In a strange and "cultish" sentiment via Twitter, an Auburn fan, instead of harassing, told Evans that he should send his National Letter of Intent to Auburn. The person in question also told Evans that he could be AU's "light," as if almost to suggest that Auburn would be "lost in the darkness" without Evans gracing the Auburn campus and football program.

Come back to the cult, Rashaan...you can do it! Cringe...
Holding true objectivity, this is not a "pick on Auburn" parade. As noted above, Harvey Updyke is a first-class bottom feeder, and so are those who weren't able to handle Cade Foster's mishaps without using Twitter as a forum to essentially close and nail his coffin.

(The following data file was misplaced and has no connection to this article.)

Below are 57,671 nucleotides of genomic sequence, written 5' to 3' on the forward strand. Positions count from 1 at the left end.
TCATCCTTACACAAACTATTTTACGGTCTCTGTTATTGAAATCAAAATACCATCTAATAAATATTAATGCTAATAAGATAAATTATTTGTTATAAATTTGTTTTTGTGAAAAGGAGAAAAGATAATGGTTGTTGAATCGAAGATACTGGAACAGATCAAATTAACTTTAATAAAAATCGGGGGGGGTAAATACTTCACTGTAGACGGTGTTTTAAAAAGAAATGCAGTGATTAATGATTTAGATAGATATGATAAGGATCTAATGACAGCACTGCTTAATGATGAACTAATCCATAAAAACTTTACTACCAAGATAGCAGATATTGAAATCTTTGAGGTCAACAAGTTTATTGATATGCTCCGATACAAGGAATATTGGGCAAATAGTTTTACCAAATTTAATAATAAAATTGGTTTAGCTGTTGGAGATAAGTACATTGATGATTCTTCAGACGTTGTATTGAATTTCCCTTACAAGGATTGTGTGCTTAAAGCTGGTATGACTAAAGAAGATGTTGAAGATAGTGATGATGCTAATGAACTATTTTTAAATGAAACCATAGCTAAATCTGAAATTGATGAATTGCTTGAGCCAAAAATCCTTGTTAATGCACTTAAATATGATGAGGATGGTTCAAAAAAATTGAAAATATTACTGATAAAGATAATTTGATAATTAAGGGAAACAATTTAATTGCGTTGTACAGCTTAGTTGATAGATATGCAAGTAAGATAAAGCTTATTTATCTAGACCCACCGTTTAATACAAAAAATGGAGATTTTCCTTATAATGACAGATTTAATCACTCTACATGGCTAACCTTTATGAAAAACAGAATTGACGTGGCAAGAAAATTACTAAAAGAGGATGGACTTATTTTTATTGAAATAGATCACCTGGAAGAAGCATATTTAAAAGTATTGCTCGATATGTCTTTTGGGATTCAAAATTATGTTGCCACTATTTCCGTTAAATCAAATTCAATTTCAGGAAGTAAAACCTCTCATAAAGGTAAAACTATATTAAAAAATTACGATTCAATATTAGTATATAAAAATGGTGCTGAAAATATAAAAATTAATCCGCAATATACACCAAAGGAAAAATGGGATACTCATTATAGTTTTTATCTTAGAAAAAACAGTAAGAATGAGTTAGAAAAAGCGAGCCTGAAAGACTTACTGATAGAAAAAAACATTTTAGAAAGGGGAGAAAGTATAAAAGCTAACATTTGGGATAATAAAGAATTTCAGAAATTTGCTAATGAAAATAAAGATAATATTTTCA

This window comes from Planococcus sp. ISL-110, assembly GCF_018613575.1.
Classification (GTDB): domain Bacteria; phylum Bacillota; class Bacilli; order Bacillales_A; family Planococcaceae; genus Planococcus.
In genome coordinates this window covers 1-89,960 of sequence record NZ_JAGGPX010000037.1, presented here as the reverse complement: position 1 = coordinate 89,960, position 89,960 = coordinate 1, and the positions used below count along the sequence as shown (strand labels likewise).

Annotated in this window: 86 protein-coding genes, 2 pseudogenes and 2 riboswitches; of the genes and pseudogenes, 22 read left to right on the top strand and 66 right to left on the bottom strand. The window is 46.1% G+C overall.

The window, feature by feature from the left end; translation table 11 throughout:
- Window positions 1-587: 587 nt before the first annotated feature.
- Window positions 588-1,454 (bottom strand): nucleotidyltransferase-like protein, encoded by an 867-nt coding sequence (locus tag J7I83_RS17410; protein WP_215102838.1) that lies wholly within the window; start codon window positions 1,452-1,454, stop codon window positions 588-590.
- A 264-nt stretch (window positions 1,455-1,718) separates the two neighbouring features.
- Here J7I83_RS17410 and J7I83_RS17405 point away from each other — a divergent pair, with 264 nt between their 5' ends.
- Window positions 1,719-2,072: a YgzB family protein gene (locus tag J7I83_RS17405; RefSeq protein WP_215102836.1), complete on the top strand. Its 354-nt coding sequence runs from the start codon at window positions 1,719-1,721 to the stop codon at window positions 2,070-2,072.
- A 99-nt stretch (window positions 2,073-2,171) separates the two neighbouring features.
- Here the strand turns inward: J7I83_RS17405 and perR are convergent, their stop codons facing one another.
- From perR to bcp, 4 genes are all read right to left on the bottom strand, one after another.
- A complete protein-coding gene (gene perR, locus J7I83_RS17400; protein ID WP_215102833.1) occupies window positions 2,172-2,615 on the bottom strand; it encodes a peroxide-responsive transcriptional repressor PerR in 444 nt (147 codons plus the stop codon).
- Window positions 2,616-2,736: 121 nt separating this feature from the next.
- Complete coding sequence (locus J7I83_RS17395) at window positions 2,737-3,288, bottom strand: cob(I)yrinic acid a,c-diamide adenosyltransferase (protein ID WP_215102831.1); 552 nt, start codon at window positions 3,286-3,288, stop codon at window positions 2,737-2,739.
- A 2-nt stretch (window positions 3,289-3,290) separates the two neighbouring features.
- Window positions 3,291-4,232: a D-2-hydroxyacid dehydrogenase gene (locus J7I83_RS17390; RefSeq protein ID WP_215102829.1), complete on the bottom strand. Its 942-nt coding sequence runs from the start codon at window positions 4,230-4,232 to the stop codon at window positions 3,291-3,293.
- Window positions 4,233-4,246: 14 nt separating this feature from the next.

Idiots are abloom, for it is the way of the world, especially here in 2014, and especially with the vehicle known as social media.

20 years ago, Rashaan Evans could have left Auburn High School for the University of Alabama, and the story would have appeared in the newspaper, but not the hatred.

With the Internet not yet a household tool, and message boards and social media not yet an avenue for conversation, those who hated Evans, and his family, would have been reduced to basic gibberish held under their breath, or perhaps the local drug store conversation with a group of five people or less.

However, today, stories like that of Evans, Cade Foster, etc, can become viral in seconds, and personal within the same amount of time.